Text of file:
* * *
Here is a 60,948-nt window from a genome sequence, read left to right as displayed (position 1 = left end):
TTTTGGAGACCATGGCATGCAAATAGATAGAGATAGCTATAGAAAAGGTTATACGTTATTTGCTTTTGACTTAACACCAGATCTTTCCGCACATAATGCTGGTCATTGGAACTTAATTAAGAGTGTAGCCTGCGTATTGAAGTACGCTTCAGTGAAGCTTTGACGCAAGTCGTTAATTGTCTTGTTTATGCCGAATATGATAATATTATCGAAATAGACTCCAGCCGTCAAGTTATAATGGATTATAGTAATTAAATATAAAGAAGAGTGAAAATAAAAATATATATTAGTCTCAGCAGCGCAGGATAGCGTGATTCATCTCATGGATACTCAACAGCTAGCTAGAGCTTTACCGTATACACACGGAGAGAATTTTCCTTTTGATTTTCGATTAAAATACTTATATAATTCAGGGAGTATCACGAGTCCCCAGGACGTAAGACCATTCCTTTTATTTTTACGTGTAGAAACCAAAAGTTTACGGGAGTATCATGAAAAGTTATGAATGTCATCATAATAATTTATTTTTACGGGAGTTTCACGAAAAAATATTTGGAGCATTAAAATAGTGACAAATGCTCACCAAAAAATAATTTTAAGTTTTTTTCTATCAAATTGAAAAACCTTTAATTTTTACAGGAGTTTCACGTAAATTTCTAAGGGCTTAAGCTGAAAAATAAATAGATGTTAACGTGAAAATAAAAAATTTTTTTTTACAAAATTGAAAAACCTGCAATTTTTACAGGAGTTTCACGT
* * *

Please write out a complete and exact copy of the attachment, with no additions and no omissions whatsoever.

Here is a 60,948-nt window from a genome sequence, read left to right as displayed (position 1 = left end):
TTTTGGAGACCATGGCATGCAAATAGATAGAGATAGCTATAGAAAAGGTTATACGTTATTTGCTTTTGACTTAACACCAGATCTTTCCGCACATAATGCTGGTCATTGGAACTTAATTAAGAGTGTAGCCTGCGTATTGAAGTACGCTTCAGTGAAGCTTTGACGCAAGTCGTTAATTGTCTTGTTTATGCCGAATATGATAATATTATCGAAATAGACTCCAGCCGTCAAGTTATAATGGATTATAGTAATTAAATATAAAGAAGAGTGAAAATAAAAATATATATTAGTCTCAGCAGCGCAGGATAGCGTGATTCATCTCATGGATACTCAACAGCTAGCTAGAGCTTTACCGTATACACACGGAGAGAATTTTCCTTTTGATTTTCGATTAAAATACTTATATAATTCAGGGAGTATCACGAGTCCCCAGGACGTAAGACCATTCCTTTTATTTTTACGTGTAGAAACCAAAAGTTTACGGGAGTATCATGAAAAGTTATGAATGTCATCATAATAATTTATTTTTACGGGAGTTTCACGAAAAAATATTTGGAGCATTAAAATAGTGACAAATGCTCACCAAAAAATAATTTTAAGTTTTTTTCTATCAAATTGAAAAACCTTTAATTTTTACAGGAGTTTCACGTAAATTTCTAAGGGCTTAAGCTGAAAAATAAATAGATGTTAACGTGAAAATAAAAAATTTTTTTTTACAAAATTGAAAAACCTGCAATTTTTACAGGAGTTTCACGT